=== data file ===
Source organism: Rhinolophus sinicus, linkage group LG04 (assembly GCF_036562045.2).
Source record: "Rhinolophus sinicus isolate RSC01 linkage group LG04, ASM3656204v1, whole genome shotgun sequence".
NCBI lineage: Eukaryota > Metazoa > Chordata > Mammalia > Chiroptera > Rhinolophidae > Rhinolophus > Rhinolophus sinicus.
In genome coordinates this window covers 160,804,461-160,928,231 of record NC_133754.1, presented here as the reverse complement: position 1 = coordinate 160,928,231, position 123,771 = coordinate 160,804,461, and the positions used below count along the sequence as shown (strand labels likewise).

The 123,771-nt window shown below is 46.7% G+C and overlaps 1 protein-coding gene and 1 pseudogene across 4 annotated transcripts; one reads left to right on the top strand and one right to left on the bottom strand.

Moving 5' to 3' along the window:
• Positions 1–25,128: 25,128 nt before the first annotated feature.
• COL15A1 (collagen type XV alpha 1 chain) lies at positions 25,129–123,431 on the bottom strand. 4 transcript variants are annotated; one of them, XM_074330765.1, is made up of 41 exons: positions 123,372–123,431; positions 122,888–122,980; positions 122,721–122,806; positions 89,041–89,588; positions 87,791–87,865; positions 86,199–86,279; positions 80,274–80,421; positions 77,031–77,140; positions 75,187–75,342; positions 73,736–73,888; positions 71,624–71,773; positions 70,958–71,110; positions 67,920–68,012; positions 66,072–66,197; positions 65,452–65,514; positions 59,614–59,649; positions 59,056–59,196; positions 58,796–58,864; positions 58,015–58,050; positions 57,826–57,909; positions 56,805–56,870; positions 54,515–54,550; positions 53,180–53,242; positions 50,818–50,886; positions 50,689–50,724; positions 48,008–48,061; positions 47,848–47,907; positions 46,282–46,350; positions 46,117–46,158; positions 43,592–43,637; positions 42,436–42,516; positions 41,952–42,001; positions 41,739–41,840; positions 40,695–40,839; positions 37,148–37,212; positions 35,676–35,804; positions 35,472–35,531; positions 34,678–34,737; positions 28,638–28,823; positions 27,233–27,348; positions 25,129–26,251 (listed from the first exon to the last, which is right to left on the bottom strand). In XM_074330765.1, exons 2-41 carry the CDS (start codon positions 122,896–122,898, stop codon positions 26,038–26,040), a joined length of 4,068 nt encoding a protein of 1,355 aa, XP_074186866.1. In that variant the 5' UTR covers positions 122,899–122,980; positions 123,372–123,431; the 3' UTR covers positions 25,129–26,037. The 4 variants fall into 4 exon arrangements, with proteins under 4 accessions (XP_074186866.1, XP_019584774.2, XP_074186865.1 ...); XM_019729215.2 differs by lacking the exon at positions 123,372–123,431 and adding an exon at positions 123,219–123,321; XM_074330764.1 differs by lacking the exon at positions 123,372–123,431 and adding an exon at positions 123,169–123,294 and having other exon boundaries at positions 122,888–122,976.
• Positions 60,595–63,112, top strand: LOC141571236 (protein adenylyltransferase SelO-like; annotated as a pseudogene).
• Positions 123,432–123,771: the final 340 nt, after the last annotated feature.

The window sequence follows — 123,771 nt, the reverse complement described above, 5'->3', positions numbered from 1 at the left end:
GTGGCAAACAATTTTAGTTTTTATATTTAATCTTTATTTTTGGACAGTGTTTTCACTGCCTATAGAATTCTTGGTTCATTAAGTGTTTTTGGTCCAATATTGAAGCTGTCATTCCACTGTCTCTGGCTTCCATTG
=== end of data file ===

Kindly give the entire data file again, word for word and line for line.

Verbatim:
Source organism: Rhinolophus sinicus, linkage group LG04 (assembly GCF_036562045.2).
Source record: "Rhinolophus sinicus isolate RSC01 linkage group LG04, ASM3656204v1, whole genome shotgun sequence".
NCBI lineage: Eukaryota > Metazoa > Chordata > Mammalia > Chiroptera > Rhinolophidae > Rhinolophus > Rhinolophus sinicus.
In genome coordinates this window covers 160,804,461-160,928,231 of record NC_133754.1, presented here as the reverse complement: position 1 = coordinate 160,928,231, position 123,771 = coordinate 160,804,461, and the positions used below count along the sequence as shown (strand labels likewise).

The 123,771-nt window shown below is 46.7% G+C and overlaps 1 protein-coding gene and 1 pseudogene across 4 annotated transcripts; one reads left to right on the top strand and one right to left on the bottom strand.

Moving 5' to 3' along the window:
• Positions 1–25,128: 25,128 nt before the first annotated feature.
• COL15A1 (collagen type XV alpha 1 chain) lies at positions 25,129–123,431 on the bottom strand. 4 transcript variants are annotated; one of them, XM_074330765.1, is made up of 41 exons: positions 123,372–123,431; positions 122,888–122,980; positions 122,721–122,806; positions 89,041–89,588; positions 87,791–87,865; positions 86,199–86,279; positions 80,274–80,421; positions 77,031–77,140; positions 75,187–75,342; positions 73,736–73,888; positions 71,624–71,773; positions 70,958–71,110; positions 67,920–68,012; positions 66,072–66,197; positions 65,452–65,514; positions 59,614–59,649; positions 59,056–59,196; positions 58,796–58,864; positions 58,015–58,050; positions 57,826–57,909; positions 56,805–56,870; positions 54,515–54,550; positions 53,180–53,242; positions 50,818–50,886; positions 50,689–50,724; positions 48,008–48,061; positions 47,848–47,907; positions 46,282–46,350; positions 46,117–46,158; positions 43,592–43,637; positions 42,436–42,516; positions 41,952–42,001; positions 41,739–41,840; positions 40,695–40,839; positions 37,148–37,212; positions 35,676–35,804; positions 35,472–35,531; positions 34,678–34,737; positions 28,638–28,823; positions 27,233–27,348; positions 25,129–26,251 (listed from the first exon to the last, which is right to left on the bottom strand). In XM_074330765.1, exons 2-41 carry the CDS (start codon positions 122,896–122,898, stop codon positions 26,038–26,040), a joined length of 4,068 nt encoding a protein of 1,355 aa, XP_074186866.1. In that variant the 5' UTR covers positions 122,899–122,980; positions 123,372–123,431; the 3' UTR covers positions 25,129–26,037. The 4 variants fall into 4 exon arrangements, with proteins under 4 accessions (XP_074186866.1, XP_019584774.2, XP_074186865.1 ...); XM_019729215.2 differs by lacking the exon at positions 123,372–123,431 and adding an exon at positions 123,219–123,321; XM_074330764.1 differs by lacking the exon at positions 123,372–123,431 and adding an exon at positions 123,169–123,294 and having other exon boundaries at positions 122,888–122,976.
• Positions 60,595–63,112, top strand: LOC141571236 (protein adenylyltransferase SelO-like; annotated as a pseudogene).
• Positions 123,432–123,771: the final 340 nt, after the last annotated feature.

The window sequence follows — 123,771 nt, the reverse complement described above, 5'->3', positions numbered from 1 at the left end:
GTGGCAAACAATTTTAGTTTTTATATTTAATCTTTATTTTTGGACAGTGTTTTCACTGCCTATAGAATTCTTGGTTCATTAAGTGTTTTTGGTCCAATATTGAAGCTGTCATTCCACTGTCTCTGGCTTCCATTG